Net Income: 2019 £126m 2020 £128m
PE: 2019 6.5x 2020 6.2x
Yield: 2019 10.40% 2020 10.50%
Comment: The Group, which recently rejected a £950m bid from Bovis, sees its annual profits for the June 2019 year end in line with market expectations. Canaccord have a Hold on the stock, with a Target Price of 860p.
MJ Gleeson (LON:GLE)
Mkt Cap: £435m
Sales: 2019 £230m 2020 £254m
Net Income: 2019 £33.2m 2020 £36.8m
PE: 2019 13.1x 2020 11.8x
Yield: 2019 4.29% 2020 4.49%
Comment: This Company’s home division is comfortably on track to achieve its volume target of doubling new homes to 2,000 a year by 2022. It sold 1,529 homes during the year, which was 25% up on the previous year. Liberum have a Buy rating with a Target Price of 900p.
Inland Homes (LON:INL)
Mkt Cap: £138m
Sales: 2019 £185m 2020 £215m
Net Income: 2019 £17.6m 2020 £19.4m
PE: 2019 8.7x 2020 7.7x
Yield: 2019 3.94% 2020 4.60%
Comment: The recently announced planning permission for an ‘urban village’ on the former Tesco site at Cheshunt Lakeside, will see the development of 1,725 new homes and 19,000 sqm of commercial space. That really is mega news for Inland, but yet to be recognised by the market. Its Directors have been buying at around this current price. I know this Company and its Directors and rate them very highly. I have set a 110p Target Price.
Mkt Cap: £6.26bn
Sales: 2019 £3.64bn 2020 £3.72bn
Net Income: 2019 £833m 2020 £839m
PE: 2019 7.3x 2020 7.2x
Yield: 2019 11.9% 2020 11.9%
Comment: Despite its ongoing and appalling media coverage both UBS and Peel Hunt have been impressed by the Company’s shift towards improved quality, despite its revenue slip back. Peel Hunt rate the stock as a Hold with a Target Price of £20.25, whilst UBS are much more bullish with a Buy rating and a Target Price of £26.50.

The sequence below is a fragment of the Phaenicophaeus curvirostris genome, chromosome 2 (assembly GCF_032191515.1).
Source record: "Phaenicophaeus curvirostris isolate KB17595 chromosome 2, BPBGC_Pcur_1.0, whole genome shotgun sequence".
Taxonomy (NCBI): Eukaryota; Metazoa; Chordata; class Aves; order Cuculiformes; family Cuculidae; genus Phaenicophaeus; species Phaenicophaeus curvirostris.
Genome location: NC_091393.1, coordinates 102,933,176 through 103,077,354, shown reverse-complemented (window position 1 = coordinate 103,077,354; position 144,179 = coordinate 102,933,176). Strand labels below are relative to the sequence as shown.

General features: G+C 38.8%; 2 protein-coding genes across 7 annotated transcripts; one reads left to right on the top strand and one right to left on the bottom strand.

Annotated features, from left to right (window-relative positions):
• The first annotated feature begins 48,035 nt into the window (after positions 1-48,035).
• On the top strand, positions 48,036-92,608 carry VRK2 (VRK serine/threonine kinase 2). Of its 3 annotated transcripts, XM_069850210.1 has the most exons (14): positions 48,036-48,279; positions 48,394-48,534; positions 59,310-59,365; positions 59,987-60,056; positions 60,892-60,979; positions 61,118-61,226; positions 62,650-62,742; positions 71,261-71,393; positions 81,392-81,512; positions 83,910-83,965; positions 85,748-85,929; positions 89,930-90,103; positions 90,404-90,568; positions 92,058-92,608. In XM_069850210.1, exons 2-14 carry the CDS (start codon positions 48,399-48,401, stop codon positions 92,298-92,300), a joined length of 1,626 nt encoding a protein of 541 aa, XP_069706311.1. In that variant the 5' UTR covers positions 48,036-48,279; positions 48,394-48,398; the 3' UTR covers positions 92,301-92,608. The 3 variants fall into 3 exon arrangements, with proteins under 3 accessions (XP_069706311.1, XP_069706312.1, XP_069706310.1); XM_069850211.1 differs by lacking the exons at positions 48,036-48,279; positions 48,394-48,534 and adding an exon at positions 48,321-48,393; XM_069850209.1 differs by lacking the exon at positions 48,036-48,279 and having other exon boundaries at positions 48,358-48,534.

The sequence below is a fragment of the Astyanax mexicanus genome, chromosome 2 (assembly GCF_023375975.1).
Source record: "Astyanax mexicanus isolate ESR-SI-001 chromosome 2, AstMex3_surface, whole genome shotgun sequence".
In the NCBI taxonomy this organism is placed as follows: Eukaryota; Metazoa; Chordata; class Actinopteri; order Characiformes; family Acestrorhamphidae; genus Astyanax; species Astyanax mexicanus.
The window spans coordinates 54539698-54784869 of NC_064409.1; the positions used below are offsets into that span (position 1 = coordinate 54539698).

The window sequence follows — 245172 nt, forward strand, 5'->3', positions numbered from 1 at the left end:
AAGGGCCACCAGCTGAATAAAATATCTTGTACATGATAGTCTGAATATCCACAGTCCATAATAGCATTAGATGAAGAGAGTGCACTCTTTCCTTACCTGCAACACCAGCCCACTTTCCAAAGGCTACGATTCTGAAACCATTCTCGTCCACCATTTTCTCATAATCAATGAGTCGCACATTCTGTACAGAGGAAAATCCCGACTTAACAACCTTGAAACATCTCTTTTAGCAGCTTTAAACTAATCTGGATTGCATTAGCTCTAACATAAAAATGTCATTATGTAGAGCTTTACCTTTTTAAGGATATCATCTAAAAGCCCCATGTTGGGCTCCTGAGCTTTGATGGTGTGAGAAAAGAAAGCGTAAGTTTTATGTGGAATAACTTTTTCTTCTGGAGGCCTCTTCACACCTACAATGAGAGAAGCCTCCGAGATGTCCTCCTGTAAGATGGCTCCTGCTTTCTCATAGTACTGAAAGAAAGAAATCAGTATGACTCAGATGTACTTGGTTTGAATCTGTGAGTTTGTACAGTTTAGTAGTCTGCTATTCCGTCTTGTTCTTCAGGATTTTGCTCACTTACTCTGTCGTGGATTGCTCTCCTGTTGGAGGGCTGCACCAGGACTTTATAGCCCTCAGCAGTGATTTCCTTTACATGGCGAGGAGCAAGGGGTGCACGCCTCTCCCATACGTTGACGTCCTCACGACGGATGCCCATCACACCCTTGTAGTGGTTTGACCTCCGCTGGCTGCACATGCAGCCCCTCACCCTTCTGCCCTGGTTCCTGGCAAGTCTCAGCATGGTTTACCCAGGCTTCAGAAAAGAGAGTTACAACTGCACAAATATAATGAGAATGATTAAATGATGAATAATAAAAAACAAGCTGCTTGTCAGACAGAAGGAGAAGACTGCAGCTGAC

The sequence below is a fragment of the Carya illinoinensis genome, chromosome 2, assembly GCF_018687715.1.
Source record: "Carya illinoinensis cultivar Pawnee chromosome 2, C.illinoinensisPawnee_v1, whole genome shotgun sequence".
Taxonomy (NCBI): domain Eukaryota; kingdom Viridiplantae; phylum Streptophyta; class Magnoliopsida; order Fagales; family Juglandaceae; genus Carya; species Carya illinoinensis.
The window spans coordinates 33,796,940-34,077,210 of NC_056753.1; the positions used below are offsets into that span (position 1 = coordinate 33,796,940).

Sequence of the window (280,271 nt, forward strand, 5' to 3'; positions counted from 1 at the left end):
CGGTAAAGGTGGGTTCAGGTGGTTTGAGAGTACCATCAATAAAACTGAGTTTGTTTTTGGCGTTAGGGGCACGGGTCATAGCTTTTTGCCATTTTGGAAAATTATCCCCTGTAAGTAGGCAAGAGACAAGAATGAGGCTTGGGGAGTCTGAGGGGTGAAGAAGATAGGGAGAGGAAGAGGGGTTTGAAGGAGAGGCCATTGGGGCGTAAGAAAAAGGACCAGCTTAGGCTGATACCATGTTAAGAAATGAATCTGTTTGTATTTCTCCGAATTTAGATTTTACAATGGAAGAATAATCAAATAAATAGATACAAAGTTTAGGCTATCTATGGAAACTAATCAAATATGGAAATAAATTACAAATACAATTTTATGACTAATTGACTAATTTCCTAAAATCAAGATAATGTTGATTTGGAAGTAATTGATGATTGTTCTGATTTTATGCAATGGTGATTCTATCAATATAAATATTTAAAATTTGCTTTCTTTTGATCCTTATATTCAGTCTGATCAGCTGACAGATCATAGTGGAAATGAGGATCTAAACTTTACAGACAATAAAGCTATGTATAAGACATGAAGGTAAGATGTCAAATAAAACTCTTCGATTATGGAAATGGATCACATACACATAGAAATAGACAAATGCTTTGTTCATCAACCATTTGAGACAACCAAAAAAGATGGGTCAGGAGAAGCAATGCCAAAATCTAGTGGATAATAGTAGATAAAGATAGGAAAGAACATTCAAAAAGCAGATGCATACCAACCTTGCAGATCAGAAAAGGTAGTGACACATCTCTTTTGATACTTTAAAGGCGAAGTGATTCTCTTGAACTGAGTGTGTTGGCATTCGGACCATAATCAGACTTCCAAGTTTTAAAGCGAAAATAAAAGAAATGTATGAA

Mkt Cap: £1.91bn
Sales: 2019 £2.05bn 2020 £2.11bn
Net Income: 2019 £322m 2020 £332m
PE: 2019 6.0x 2020 5.8x
Yield: 2019 9.4% 2020 7.1%
Comment: Shore Capital Markets has turned cautious and has downgraded the shares to a Hold. However, I do think that it is still inexpensive against its peers. An average from 14 analysts following the Company suggest 641p is the Target Price.
Springfield Properties (LON:SPR)
Mkt Cap: £108m
Sales: 2019 £185m 2020 £208m
Net Income: 2019 £12.9m 2020 £14.8m
PE: 2019 8.4x 2020 7.3x
Yield: 2019 4.1% 2020 4.9%
Comment: Strong growth across its housing division in the first half year carried over into its second half. Its recent acquisition of Dawn Homes has performed well. For the full year to end May 2019 improved gross margins and sales have combined with tight cost control to pump through some significant growth over the previous year. The finals are due on 17th September. I rate these shares highly. However, across 3 analysts following the Company their average Target Price is only 125p.
Taylor Wimpey (LON:TW)
Mkt Cap: £5.38bn
Sales: 2019 £4.16bn 2020 £4.28bn
Net Income: 2019 £670m 2020 £694m
PE: 2019 8.0x 2020 7.8x
Yield: 2019 10.9% 2020 11.2%
Comment: The Company considers that its market remains stable despite political uncertainty. Goldman Sachs has recently upgraded its rating on the Company from Neutral to Buy. HSBC rates the shares as a Buy with a Target Price of 230p, whilst Berenberg goes for 200p.
Telford Homes (LON:TEF)
Mkt Cap: £266m
Sales: 2019 £375m 2020 £476m
Net Income: 2019 £20.2m 2020 £24.3m
PE: 2019 13.3x 2020 10.9x
Yield: 2019 4.8% 2020 4.8%
Comment: The CBRE cash bid may be too low for some holders. And although CBRE think they may have it in the bag, they have left the door open to bid again if a higher bid is made by another party.